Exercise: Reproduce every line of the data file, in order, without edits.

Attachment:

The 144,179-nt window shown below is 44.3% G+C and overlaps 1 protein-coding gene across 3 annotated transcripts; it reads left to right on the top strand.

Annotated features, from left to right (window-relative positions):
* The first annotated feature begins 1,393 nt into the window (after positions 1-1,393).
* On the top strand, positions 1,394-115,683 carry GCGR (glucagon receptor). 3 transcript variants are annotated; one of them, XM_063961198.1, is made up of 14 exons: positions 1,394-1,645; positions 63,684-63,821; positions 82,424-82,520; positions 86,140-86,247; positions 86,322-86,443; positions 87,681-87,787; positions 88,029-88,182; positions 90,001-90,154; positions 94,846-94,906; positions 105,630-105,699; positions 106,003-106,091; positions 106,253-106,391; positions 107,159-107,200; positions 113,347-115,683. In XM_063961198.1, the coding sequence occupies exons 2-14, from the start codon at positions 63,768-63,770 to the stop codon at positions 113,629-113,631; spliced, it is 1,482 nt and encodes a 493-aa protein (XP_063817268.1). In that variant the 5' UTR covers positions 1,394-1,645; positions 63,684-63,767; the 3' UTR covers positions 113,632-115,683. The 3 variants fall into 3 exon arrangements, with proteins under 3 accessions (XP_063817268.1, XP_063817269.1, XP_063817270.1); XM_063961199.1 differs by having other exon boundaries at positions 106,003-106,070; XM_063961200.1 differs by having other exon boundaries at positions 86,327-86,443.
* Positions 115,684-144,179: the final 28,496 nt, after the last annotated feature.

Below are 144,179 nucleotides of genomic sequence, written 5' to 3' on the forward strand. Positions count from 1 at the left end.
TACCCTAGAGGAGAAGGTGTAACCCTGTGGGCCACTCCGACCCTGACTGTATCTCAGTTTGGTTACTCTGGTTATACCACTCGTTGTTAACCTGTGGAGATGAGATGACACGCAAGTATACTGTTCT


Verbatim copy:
The 144,179-nt window shown below is 44.3% G+C and overlaps 1 protein-coding gene across 3 annotated transcripts; it reads left to right on the top strand.

Annotated features, from left to right (window-relative positions):
* The first annotated feature begins 1,393 nt into the window (after positions 1-1,393).
* On the top strand, positions 1,394-115,683 carry GCGR (glucagon receptor). 3 transcript variants are annotated; one of them, XM_063961198.1, is made up of 14 exons: positions 1,394-1,645; positions 63,684-63,821; positions 82,424-82,520; positions 86,140-86,247; positions 86,322-86,443; positions 87,681-87,787; positions 88,029-88,182; positions 90,001-90,154; positions 94,846-94,906; positions 105,630-105,699; positions 106,003-106,091; positions 106,253-106,391; positions 107,159-107,200; positions 113,347-115,683. In XM_063961198.1, the coding sequence occupies exons 2-14, from the start codon at positions 63,768-63,770 to the stop codon at positions 113,629-113,631; spliced, it is 1,482 nt and encodes a 493-aa protein (XP_063817268.1). In that variant the 5' UTR covers positions 1,394-1,645; positions 63,684-63,767; the 3' UTR covers positions 113,632-115,683. The 3 variants fall into 3 exon arrangements, with proteins under 3 accessions (XP_063817268.1, XP_063817269.1, XP_063817270.1); XM_063961199.1 differs by having other exon boundaries at positions 106,003-106,070; XM_063961200.1 differs by having other exon boundaries at positions 86,327-86,443.
* Positions 115,684-144,179: the final 28,496 nt, after the last annotated feature.

Below are 144,179 nucleotides of genomic sequence, written 5' to 3' on the forward strand. Positions count from 1 at the left end.
TACCCTAGAGGAGAAGGTGTAACCCTGTGGGCCACTCCGACCCTGACTGTATCTCAGTTTGGTTACTCTGGTTATACCACTCGTTGTTAACCTGTGGAGATGAGATGACACGCAAGTATACTGTTCT